Adam Salamon is co-founder and COO of Perk/Appsaholic
It’s over. Users have won the ad blocking fight. And the recent iOS 9 release that includes ad blocking, along with AdBlock’s new browser for iOS and Android, prove that publishers are the losers. Users have the control. It’s been a trend we’ve seen over the last decade, so how did the ad-tech industry believe it would end any differently?
The implications are significant, with ad blocking estimated to cost publishers nearly $22 billion in 2015 alone. Publishers that don’t want to bribe ad blocking software companies are at the mercy of users and their whitelists. And outside of asking users nicely to add a site to their whitelist, there’s not a lot publishers can do.
After all, for years the top browser extensions on Firefox and Chrome have been ad-blockers. Arguments on both sides of the user-publisher debate have argued whether ad blocking should be legal or at the bare minimum ethical. But with Apple, one of the most predominant players in the mobile world, declaring the user the winner, all arguments need to be put at rest. Users have spoken. Users have won.
Looking back over the last few years, it was clear that there was a war occurring between users and publishers. Publishers have been trying to squeeze as much revenue as they could out of every user, and users were doing everything they could to get away from those same ads and have a free, yet ad-free, experience.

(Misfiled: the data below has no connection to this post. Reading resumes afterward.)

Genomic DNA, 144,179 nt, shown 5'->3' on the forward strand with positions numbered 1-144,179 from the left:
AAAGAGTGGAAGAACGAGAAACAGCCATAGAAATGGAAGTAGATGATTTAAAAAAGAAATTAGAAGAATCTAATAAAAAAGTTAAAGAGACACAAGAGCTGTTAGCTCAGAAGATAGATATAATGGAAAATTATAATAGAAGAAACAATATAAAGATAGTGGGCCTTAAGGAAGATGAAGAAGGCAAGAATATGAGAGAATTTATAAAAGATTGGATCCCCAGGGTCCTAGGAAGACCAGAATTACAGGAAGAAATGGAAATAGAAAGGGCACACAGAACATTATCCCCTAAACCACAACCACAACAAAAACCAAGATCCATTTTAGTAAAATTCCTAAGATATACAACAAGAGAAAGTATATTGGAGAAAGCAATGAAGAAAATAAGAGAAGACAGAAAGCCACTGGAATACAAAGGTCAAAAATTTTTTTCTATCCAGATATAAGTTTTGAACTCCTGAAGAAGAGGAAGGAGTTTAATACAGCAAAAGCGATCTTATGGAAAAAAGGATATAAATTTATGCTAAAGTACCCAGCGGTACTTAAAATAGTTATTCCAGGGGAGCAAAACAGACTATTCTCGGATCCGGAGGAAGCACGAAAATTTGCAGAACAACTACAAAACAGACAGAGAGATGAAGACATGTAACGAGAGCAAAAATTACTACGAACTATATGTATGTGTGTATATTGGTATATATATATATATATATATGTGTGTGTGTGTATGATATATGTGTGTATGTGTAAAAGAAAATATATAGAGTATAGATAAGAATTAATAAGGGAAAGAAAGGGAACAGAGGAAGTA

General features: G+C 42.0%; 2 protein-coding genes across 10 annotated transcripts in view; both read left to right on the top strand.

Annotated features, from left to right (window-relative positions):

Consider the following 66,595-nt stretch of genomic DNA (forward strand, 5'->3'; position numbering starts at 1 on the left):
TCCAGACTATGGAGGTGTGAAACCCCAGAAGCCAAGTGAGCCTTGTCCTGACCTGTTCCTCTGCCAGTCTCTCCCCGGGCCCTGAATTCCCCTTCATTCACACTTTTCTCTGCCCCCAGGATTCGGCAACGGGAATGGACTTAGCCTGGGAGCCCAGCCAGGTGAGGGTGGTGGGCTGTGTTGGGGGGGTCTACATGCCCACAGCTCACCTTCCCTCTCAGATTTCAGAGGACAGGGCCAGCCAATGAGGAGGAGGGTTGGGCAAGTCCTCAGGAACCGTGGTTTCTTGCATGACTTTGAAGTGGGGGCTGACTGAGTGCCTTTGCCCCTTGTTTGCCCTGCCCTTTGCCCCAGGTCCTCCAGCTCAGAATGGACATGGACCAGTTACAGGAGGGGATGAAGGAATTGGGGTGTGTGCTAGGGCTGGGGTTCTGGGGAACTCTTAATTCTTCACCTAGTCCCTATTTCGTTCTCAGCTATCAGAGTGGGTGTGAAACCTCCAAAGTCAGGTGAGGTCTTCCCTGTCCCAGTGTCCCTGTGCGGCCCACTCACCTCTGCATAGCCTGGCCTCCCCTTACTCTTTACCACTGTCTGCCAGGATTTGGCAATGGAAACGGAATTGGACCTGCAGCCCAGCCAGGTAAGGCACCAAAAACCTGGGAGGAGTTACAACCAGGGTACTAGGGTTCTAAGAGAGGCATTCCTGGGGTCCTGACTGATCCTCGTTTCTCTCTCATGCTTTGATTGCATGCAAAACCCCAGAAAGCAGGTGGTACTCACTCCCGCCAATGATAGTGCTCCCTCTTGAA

What Publishers Can Do Now
There doesn’t have to be a loser. The only way for that to happen is to make sure that publishers and users unite to be a part of the solution. The equation is simple: happy advertisers + happy publishers + happy users = a mobile ecosystem where everyone wins.
At Perk, we’ve proven over the last five years that users will OPT-IN to an advertising based experience if they are given something in return. Our version of consideration for a user has been Perk Points, which we issue out directly on our own sites and apps or through Appsaholic, our arm that works with publishers to create better relationships with their users. In fact, we recognized user preferences early on, and over two years ago built ad blocking technology into our now-retired desktop web browser. It’s a model that we’ve found creates a certain tolerance for the advertising that users are growing more and more accustomed to avoiding.
We believe in the future, advertising will be a fully opt-in model. But, the only way users will opt in is if they get something that has tangible value in return. Apple is leading the way in supporting users in the battle to opt in. It’s something we completely support. And the best news is that publishers also have the ability to win by providing an ad experience that truly rewards users.